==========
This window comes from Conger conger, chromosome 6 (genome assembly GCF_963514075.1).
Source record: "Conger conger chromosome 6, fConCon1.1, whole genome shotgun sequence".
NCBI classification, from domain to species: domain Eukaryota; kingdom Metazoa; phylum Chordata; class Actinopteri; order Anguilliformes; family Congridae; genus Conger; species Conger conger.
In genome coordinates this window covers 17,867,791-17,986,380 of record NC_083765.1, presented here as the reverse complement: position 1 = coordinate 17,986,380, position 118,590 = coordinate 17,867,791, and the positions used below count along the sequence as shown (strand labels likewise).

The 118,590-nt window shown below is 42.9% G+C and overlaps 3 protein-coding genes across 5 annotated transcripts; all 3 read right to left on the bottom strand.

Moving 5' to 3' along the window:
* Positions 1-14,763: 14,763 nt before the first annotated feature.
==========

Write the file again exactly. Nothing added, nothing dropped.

This window comes from Conger conger, chromosome 6 (genome assembly GCF_963514075.1).
Source record: "Conger conger chromosome 6, fConCon1.1, whole genome shotgun sequence".
NCBI classification, from domain to species: domain Eukaryota; kingdom Metazoa; phylum Chordata; class Actinopteri; order Anguilliformes; family Congridae; genus Conger; species Conger conger.
In genome coordinates this window covers 17,867,791-17,986,380 of record NC_083765.1, presented here as the reverse complement: position 1 = coordinate 17,986,380, position 118,590 = coordinate 17,867,791, and the positions used below count along the sequence as shown (strand labels likewise).

The 118,590-nt window shown below is 42.9% G+C and overlaps 3 protein-coding genes across 5 annotated transcripts; all 3 read right to left on the bottom strand.

Moving 5' to 3' along the window:
* Positions 1-14,763: 14,763 nt before the first annotated feature.